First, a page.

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Saving the koala from extinction requires a slow and steady approach, environmental advocate says

Helpless: Tens of thousands of koalas were lost in bushfires last summer.

A DESPERATELY thirsty koala reaching out to take a drink from a cyclist is one image many Australians will recall from last summer.

That particular koala was suffering through prolonged heat wave conditions in South Australia.

Koalas fleeing or rescued from catastrophic bushfires featured in other images that went viral at that time when tens of thousands of the animals died.

That was just one part of a season of grief for all Australians.

Being touched by the images of suffering koalas is a sign of how much the nation cares about them and other wildlife.

Wouldn’t it be cause for concern then that some environmental experts have suggested the koala is edging towards extinction?

Working to prevent such extinctions is the business of Australia’s Environment Protection and Biodiversity Act which is under review for the first time in 10 years.

Professor Graeme Samuel, who is heading the review, has presented an interim report to the Federal Government and is due to release his final report by the end of October.

Federal Environment Minister Sussan Ley has pre-empted the final report by tabling legislation to implement one of Prof Samuel’s interim recommendations.

The new laws would allow the Federal Government to establish bilateral agreements with states and territories to devolve approval powers under the EPBC Act.

Prof Samuel, in his interim report, said “new, legally enforceable National Environmental Standards should be the foundation” to any such changes.

He also recommended that an independent watchdog should be established to oversee the enforcement of the Act but Ms Ley has rejected that.

“The national cabinet agreed that all states and territories would move to single-touch environmental approvals, underpinned by national environmental standards,” Ms Ley said during Question Time in Parliament on August 26.

“We’re also fast-tracking assessments for 15 priority infrastructure projects, without reducing environmental protections.”

New national environmental standards were not part of the proposed legislation but Ms Ley said she would increase environmental protections.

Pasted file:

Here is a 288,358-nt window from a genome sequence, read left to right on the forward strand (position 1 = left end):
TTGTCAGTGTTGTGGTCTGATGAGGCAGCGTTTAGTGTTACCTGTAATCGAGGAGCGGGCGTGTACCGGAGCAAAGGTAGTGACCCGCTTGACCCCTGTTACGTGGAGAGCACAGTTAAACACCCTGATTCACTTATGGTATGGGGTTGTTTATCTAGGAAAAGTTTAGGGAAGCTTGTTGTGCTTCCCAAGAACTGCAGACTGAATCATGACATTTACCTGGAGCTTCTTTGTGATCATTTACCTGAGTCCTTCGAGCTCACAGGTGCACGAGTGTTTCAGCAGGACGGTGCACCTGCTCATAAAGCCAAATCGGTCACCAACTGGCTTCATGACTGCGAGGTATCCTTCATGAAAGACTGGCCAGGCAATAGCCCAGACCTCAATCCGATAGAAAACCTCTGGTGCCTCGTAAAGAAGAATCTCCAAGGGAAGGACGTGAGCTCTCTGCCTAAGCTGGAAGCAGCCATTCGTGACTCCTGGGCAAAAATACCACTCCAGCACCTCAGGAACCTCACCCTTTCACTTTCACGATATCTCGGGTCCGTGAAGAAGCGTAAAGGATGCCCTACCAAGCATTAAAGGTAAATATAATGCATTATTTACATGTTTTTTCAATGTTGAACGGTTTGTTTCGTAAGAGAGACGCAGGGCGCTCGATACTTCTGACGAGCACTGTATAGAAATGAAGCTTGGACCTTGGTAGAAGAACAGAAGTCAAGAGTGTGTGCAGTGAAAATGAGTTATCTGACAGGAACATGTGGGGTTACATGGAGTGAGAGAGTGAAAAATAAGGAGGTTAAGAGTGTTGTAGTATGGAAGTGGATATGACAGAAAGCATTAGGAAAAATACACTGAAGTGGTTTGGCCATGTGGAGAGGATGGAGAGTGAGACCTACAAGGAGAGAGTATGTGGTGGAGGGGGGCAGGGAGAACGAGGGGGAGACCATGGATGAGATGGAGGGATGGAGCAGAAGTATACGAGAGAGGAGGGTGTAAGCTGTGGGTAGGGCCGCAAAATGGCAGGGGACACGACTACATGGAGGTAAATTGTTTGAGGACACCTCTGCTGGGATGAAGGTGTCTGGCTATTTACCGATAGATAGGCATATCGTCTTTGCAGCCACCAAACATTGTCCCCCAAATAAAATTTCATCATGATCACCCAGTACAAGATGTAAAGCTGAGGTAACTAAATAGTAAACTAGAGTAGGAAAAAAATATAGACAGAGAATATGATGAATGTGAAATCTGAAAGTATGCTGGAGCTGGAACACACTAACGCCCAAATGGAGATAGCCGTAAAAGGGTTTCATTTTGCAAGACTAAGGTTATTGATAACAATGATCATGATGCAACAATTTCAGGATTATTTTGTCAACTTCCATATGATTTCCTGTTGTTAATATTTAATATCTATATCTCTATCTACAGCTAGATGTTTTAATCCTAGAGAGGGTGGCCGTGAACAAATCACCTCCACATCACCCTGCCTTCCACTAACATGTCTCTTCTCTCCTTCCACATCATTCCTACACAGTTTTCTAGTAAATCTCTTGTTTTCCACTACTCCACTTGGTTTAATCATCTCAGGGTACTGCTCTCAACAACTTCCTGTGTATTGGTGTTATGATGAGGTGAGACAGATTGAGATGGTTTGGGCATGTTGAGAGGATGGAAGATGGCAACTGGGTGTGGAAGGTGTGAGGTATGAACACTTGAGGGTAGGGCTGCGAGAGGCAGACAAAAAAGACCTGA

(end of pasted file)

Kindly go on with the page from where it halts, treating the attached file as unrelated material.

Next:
Co-founder of the Global Catholic Climate Movement and former director of Catholic Earthcare Australia Jacqui Remond said when the interim report was released that it presented a great opportunity for reform but she cautioned against haste.

She said it should be “taken forward in a very thorough way and not raced into but to go slow and steady with it”.

Ms Remond said devolving decision-making to the states could result in greater destruction.

“I’m very, very cautious about devolving decision-making to the state level because in many cases this could seriously, on a regular basis, result in even greater destruction,” she said.

“We don’t need to fast-track approvals that would fast-track extinctions. That would be the exact opposite of what this regulation was set up to do.”

Prof Samuel’s report said: “Australia’s natural environment and iconic places are in an overall state of decline and are under increasing threat”.

“The current environmental trajectory is unsustainable,” he said.

“Fundamental reform of national environmental law is required, and new, legally enforceable National Environmental Standards should be the foundation.”

Prof Samuel said ecologically sustainable development (ESD) should be the overall outcome the Act sought to achieve.

“ESD means that development to meet today’s needs is undertaken in a way that ensures the environment, natural resources and heritage are maintained for the benefit of future generations,” he said.

Ms Ley’s tabling of new legislation that pre-empt’s Prof Samuel’s final report comes as Catholics are joining other Christians around the world to celebrate the 2020 Season of Creation marking the fifth anniversary of Pope Francis’ Laudato Si’ (On Care for Our Common Home). “Every year sees the disappearance of thousands of plant and animal species which we will never know, which our children will never see, because they have been lost forever,” the Pope said in the encyclical.

“The great majority become extinct for reasons related to human activity.

“Because of us , thousands of species will no longer give glory to God by their very existence, not convey their message to us.

“We have no such right.”

Prof Samuel raised the issue of trust in his interim report. “The community and industry do not trust the EPBC Act and the regulatory system that underpins its implementation,” he said. Will Ms Ley’s pre-emptive move for the sake of “fast-tracking” development approvals do anything to build trust?

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